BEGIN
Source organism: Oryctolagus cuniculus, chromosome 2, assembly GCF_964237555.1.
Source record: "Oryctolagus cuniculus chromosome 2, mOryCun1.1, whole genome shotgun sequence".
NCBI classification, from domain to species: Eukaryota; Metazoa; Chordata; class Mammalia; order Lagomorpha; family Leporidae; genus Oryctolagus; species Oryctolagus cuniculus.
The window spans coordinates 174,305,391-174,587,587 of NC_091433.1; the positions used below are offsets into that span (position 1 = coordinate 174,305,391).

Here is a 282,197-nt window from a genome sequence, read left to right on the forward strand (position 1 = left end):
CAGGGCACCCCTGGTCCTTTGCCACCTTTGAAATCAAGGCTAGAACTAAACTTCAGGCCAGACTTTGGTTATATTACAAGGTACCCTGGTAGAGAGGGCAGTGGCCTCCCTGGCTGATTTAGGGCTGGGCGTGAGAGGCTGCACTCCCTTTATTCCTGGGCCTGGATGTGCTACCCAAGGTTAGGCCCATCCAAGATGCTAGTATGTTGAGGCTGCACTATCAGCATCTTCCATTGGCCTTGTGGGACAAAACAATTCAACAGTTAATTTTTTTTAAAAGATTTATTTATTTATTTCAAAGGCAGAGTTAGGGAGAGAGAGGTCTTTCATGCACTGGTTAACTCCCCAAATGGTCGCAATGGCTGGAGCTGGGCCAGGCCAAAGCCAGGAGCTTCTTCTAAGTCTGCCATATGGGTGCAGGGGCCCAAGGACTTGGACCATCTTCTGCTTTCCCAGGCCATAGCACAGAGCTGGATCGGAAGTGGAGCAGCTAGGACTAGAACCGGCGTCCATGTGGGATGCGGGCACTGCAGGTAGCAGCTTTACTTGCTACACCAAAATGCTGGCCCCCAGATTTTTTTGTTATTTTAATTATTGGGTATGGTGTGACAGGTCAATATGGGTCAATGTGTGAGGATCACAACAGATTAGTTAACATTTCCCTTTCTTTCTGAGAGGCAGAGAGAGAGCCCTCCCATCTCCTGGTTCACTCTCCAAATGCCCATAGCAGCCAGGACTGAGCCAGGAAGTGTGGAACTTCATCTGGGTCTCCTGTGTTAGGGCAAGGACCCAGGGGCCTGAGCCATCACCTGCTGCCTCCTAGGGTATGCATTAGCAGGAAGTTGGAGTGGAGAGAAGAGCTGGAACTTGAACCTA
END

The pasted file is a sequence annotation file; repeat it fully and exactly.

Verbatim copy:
Source organism: Oryctolagus cuniculus, chromosome 2, assembly GCF_964237555.1.
Source record: "Oryctolagus cuniculus chromosome 2, mOryCun1.1, whole genome shotgun sequence".
NCBI classification, from domain to species: Eukaryota; Metazoa; Chordata; class Mammalia; order Lagomorpha; family Leporidae; genus Oryctolagus; species Oryctolagus cuniculus.
The window spans coordinates 174,305,391-174,587,587 of NC_091433.1; the positions used below are offsets into that span (position 1 = coordinate 174,305,391).

Here is a 282,197-nt window from a genome sequence, read left to right on the forward strand (position 1 = left end):
CAGGGCACCCCTGGTCCTTTGCCACCTTTGAAATCAAGGCTAGAACTAAACTTCAGGCCAGACTTTGGTTATATTACAAGGTACCCTGGTAGAGAGGGCAGTGGCCTCCCTGGCTGATTTAGGGCTGGGCGTGAGAGGCTGCACTCCCTTTATTCCTGGGCCTGGATGTGCTACCCAAGGTTAGGCCCATCCAAGATGCTAGTATGTTGAGGCTGCACTATCAGCATCTTCCATTGGCCTTGTGGGACAAAACAATTCAACAGTTAATTTTTTTTAAAAGATTTATTTATTTATTTCAAAGGCAGAGTTAGGGAGAGAGAGGTCTTTCATGCACTGGTTAACTCCCCAAATGGTCGCAATGGCTGGAGCTGGGCCAGGCCAAAGCCAGGAGCTTCTTCTAAGTCTGCCATATGGGTGCAGGGGCCCAAGGACTTGGACCATCTTCTGCTTTCCCAGGCCATAGCACAGAGCTGGATCGGAAGTGGAGCAGCTAGGACTAGAACCGGCGTCCATGTGGGATGCGGGCACTGCAGGTAGCAGCTTTACTTGCTACACCAAAATGCTGGCCCCCAGATTTTTTTGTTATTTTAATTATTGGGTATGGTGTGACAGGTCAATATGGGTCAATGTGTGAGGATCACAACAGATTAGTTAACATTTCCCTTTCTTTCTGAGAGGCAGAGAGAGAGCCCTCCCATCTCCTGGTTCACTCTCCAAATGCCCATAGCAGCCAGGACTGAGCCAGGAAGTGTGGAACTTCATCTGGGTCTCCTGTGTTAGGGCAAGGACCCAGGGGCCTGAGCCATCACCTGCTGCCTCCTAGGGTATGCATTAGCAGGAAGTTGGAGTGGAGAGAAGAGCTGGAACTTGAACCTA